Miracle on 34th Street (1947)

Article #996 by Dave Sindelar
Viewing Date: 12-6-2003
Posting Date: 5-4-2004
Directed by George Seaton
Featuring Maureen O’Hara, John Payne, Edmund Gwenn

A man hired to play Santa Claus by Macy’s claims to be the real thing.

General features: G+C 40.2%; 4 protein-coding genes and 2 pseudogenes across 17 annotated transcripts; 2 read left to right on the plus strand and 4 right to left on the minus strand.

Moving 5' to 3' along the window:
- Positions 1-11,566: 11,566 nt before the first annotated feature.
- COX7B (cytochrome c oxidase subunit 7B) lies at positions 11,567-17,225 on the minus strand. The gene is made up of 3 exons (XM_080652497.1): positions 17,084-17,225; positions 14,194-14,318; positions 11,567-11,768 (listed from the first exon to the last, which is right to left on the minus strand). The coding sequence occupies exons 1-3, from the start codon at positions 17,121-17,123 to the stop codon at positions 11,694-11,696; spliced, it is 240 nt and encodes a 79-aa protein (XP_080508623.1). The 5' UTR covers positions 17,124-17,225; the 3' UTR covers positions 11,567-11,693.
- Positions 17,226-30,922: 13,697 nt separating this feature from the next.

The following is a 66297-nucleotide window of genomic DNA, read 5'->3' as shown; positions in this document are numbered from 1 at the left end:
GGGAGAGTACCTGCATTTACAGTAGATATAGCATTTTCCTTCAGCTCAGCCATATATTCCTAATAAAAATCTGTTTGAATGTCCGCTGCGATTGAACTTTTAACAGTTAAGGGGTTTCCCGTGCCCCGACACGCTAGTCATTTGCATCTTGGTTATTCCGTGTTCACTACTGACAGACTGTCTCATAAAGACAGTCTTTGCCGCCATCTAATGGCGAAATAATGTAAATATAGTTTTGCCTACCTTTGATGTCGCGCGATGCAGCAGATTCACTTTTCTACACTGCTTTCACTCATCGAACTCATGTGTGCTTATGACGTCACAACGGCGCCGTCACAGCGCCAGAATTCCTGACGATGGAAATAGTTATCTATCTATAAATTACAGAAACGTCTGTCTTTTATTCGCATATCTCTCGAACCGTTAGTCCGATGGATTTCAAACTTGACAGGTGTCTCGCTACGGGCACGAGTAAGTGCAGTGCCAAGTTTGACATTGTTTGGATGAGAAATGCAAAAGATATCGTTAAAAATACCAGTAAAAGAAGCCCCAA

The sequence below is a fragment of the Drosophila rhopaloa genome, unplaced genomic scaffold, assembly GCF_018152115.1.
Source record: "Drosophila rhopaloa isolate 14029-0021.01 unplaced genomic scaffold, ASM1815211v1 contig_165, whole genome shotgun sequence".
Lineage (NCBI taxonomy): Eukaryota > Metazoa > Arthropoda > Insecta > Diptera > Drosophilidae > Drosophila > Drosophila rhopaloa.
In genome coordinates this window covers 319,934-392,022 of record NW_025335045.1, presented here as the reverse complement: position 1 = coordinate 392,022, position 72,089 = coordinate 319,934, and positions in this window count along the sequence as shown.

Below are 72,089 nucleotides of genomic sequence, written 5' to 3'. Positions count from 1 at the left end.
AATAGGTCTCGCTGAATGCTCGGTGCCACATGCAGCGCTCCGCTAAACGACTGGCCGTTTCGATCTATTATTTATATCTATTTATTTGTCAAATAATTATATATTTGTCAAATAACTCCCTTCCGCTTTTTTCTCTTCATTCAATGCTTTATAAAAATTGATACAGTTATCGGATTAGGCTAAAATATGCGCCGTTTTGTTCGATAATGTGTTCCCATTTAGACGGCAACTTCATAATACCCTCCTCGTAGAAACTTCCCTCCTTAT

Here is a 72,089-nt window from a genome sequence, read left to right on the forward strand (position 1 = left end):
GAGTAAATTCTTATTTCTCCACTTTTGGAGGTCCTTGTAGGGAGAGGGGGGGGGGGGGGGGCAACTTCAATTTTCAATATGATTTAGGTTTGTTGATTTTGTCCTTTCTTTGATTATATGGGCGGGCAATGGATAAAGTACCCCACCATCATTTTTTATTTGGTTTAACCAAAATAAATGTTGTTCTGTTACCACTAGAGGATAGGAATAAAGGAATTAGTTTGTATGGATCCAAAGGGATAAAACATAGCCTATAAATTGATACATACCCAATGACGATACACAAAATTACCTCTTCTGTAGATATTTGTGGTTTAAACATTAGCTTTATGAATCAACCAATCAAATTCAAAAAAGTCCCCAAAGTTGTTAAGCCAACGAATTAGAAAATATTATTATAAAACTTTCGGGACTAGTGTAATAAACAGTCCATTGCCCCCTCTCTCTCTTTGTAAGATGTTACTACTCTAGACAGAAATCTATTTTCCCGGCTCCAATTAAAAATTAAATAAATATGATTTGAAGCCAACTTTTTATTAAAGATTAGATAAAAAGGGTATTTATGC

This Christmas perennial takes aim at two targets; the increasing commercialism of the holiday (a trend which has only gotten worse as time passes) and the underlying cynicism that is the ultimate cause of it. There are many reasons this movie works, though perhaps the strongest is Edmund Gwenn’s gentle and strong performance as Kris Kringle; he is so utterly charming in the role that you find yourself willing to believe that he is the real Santa Claus, particularly during an effective sequence when he addresses a Dutch girl in her native language. Natalie Wood and Gene Lockhart also stand out as respectively the little girl who has the most resistance to believing in Kringle’s identity, and the judge presiding over the case to prove it. I find it quite interesting that two of the biggest factors that come into play in determining the result of the trial include the fear of public and private embarassment on the parts of several individuals, and the passing thought of a postal employee who has hit upon a scheme to decrease his workload. The fantastic aspects of the movie aren’t overt, but they’re there for those who wish to believe. All in all, this is a movie that has definitely earned its place as a Christmas perennial.

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